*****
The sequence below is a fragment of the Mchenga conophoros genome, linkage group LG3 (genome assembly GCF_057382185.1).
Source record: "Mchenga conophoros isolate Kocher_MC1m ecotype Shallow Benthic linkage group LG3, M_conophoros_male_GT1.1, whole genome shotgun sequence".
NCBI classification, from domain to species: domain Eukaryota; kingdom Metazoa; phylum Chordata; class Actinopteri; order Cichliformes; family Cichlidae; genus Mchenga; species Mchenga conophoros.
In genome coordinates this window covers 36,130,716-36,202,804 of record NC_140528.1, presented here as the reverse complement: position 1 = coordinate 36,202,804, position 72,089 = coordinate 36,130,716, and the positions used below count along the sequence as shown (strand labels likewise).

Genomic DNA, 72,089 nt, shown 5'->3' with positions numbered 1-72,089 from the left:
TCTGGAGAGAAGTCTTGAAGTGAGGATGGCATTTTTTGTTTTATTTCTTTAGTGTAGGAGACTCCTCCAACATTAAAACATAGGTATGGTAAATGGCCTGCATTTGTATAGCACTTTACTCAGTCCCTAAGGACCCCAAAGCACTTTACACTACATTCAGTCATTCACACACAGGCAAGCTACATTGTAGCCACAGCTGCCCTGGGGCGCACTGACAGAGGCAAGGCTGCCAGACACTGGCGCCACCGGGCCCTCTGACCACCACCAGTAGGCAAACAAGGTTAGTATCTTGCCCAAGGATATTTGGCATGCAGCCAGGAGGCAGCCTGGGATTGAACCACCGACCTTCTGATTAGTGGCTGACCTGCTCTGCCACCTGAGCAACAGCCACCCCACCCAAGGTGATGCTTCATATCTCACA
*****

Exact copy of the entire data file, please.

The sequence below is a fragment of the Mchenga conophoros genome, linkage group LG3 (genome assembly GCF_057382185.1).
Source record: "Mchenga conophoros isolate Kocher_MC1m ecotype Shallow Benthic linkage group LG3, M_conophoros_male_GT1.1, whole genome shotgun sequence".
NCBI classification, from domain to species: domain Eukaryota; kingdom Metazoa; phylum Chordata; class Actinopteri; order Cichliformes; family Cichlidae; genus Mchenga; species Mchenga conophoros.
In genome coordinates this window covers 36,130,716-36,202,804 of record NC_140528.1, presented here as the reverse complement: position 1 = coordinate 36,202,804, position 72,089 = coordinate 36,130,716, and the positions used below count along the sequence as shown (strand labels likewise).

Genomic DNA, 72,089 nt, shown 5'->3' with positions numbered 1-72,089 from the left:
TCTGGAGAGAAGTCTTGAAGTGAGGATGGCATTTTTTGTTTTATTTCTTTAGTGTAGGAGACTCCTCCAACATTAAAACATAGGTATGGTAAATGGCCTGCATTTGTATAGCACTTTACTCAGTCCCTAAGGACCCCAAAGCACTTTACACTACATTCAGTCATTCACACACAGGCAAGCTACATTGTAGCCACAGCTGCCCTGGGGCGCACTGACAGAGGCAAGGCTGCCAGACACTGGCGCCACCGGGCCCTCTGACCACCACCAGTAGGCAAACAAGGTTAGTATCTTGCCCAAGGATATTTGGCATGCAGCCAGGAGGCAGCCTGGGATTGAACCACCGACCTTCTGATTAGTGGCTGACCTGCTCTGCCACCTGAGCAACAGCCACCCCACCCAAGGTGATGCTTCATATCTCACA